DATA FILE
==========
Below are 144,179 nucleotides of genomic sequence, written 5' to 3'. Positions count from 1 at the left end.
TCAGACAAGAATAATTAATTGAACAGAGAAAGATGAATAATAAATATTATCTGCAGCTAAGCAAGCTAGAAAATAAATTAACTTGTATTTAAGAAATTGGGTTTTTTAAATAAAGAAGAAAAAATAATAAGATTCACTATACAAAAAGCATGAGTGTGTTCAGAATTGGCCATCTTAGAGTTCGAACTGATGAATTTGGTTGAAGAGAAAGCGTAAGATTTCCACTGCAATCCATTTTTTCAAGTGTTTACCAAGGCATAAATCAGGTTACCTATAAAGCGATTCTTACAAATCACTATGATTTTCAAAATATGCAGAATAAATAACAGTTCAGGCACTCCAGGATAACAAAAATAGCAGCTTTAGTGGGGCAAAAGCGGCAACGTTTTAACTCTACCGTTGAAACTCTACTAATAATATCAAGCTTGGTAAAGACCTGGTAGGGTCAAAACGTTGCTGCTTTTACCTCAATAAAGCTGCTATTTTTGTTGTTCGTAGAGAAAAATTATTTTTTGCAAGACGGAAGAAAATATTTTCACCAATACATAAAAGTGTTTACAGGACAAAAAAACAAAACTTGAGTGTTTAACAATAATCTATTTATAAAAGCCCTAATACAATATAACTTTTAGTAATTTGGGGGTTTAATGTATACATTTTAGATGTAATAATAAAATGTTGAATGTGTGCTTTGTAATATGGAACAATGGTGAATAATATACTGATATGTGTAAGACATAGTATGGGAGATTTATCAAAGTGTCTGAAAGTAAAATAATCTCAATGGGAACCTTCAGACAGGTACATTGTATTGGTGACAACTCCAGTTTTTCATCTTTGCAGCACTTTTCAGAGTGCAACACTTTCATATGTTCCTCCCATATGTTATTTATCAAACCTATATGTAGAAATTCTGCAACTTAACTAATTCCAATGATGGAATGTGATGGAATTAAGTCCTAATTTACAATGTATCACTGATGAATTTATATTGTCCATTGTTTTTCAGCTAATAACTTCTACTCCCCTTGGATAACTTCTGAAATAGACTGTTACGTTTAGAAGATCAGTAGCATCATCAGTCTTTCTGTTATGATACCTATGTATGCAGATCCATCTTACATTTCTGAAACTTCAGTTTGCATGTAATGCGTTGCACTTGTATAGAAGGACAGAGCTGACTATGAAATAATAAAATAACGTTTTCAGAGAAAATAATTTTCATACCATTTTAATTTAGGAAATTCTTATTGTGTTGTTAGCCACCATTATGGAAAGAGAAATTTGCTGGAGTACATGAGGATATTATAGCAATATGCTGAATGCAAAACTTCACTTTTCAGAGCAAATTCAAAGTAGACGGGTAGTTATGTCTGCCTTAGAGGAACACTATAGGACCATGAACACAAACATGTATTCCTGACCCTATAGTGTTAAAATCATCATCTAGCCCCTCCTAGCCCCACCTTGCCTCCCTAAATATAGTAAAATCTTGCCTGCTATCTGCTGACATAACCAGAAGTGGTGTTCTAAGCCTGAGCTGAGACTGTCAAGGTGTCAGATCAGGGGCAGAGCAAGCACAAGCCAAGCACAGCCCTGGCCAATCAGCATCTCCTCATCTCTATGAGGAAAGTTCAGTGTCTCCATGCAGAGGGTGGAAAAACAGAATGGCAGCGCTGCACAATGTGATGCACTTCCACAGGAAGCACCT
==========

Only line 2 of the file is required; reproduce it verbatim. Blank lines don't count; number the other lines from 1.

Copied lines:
TCAGACAAGAATAATTAATTGAACAGAGAAAGATGAATAATAAATATTATCTGCAGCTAAGCAAGCTAGAAAATAAATTAACTTGTATTTAAGAAATTGGGTTTTTTAAATAAAGAAGAAAAAATAATAAGATTCACTATACAAAAAGCATGAGTGTGTTCAGAATTGGCCATCTTAGAGTTCGAACTGATGAATTTGGTTGAAGAGAAAGCGTAAGATTTCCACTGCAATCCATTTTTTCAAGTGTTTACCAAGGCATAAATCAGGTTACCTATAAAGCGATTCTTACAAATCACTATGATTTTCAAAATATGCAGAATAAATAACAGTTCAGGCACTCCAGGATAACAAAAATAGCAGCTTTAGTGGGGCAAAAGCGGCAACGTTTTAACTCTACCGTTGAAACTCTACTAATAATATCAAGCTTGGTAAAGACCTGGTAGGGTCAAAACGTTGCTGCTTTTACCTCAATAAAGCTGCTATTTTTGTTGTTCGTAGAGAAAAATTATTTTTTGCAAGACGGAAGAAAATATTTTCACCAATACATAAAAGTGTTTACAGGACAAAAAAACAAAACTTGAGTGTTTAACAATAATCTATTTATAAAAGCCCTAATACAATATAACTTTTAGTAATTTGGGGGTTTAATGTATACATTTTAGATGTAATAATAAAATGTTGAATGTGTGCTTTGTAATATGGAACAATGGTGAATAATATACTGATATGTGTAAGACATAGTATGGGAGATTTATCAAAGTGTCTGAAAGTAAAATAATCTCAATGGGAACCTTCAGACAGGTACATTGTATTGGTGACAACTCCAGTTTTTCATCTTTGCAGCACTTTTCAGAGTGCAACACTTTCATATGTTCCTCCCATATGTTATTTATCAAACCTATATGTAGAAATTCTGCAACTTAACTAATTCCAATGATGGAATGTGATGGAATTAAGTCCTAATTTACAATGTATCACTGATGAATTTATATTGTCCATTGTTTTTCAGCTAATAACTTCTACTCCCCTTGGATAACTTCTGAAATAGACTGTTACGTTTAGAAGATCAGTAGCATCATCAGTCTTTCTGTTATGATACCTATGTATGCAGATCCATCTTACATTTCTGAAACTTCAGTTTGCATGTAATGCGTTGCACTTGTATAGAAGGACAGAGCTGACTATGAAATAATAAAATAACGTTTTCAGAGAAAATAATTTTCATACCATTTTAATTTAGGAAATTCTTATTGTGTTGTTAGCCACCATTATGGAAAGAGAAATTTGCTGGAGTACATGAGGATATTATAGCAATATGCTGAATGCAAAACTTCACTTTTCAGAGCAAATTCAAAGTAGACGGGTAGTTATGTCTGCCTTAGAGGAACACTATAGGACCATGAACACAAACATGTATTCCTGACCCTATAGTGTTAAAATCATCATCTAGCCCCTCCTAGCCCCACCTTGCCTCCCTAAATATAGTAAAATCTTGCCTGCTATCTGCTGACATAACCAGAAGTGGTGTTCTAAGCCTGAGCTGAGACTGTCAAGGTGTCAGATCAGGGGCAGAGCAAGCACAAGCCAAGCACAGCCCTGGCCAATCAGCATCTCCTCATCTCTATGAGGAAAGTTCAGTGTCTCCATGCAGAGGGTGGAAAAACAGAATGGCAGCGCTGCACAATGTGATGCACTTCCACAGGAAGCACCT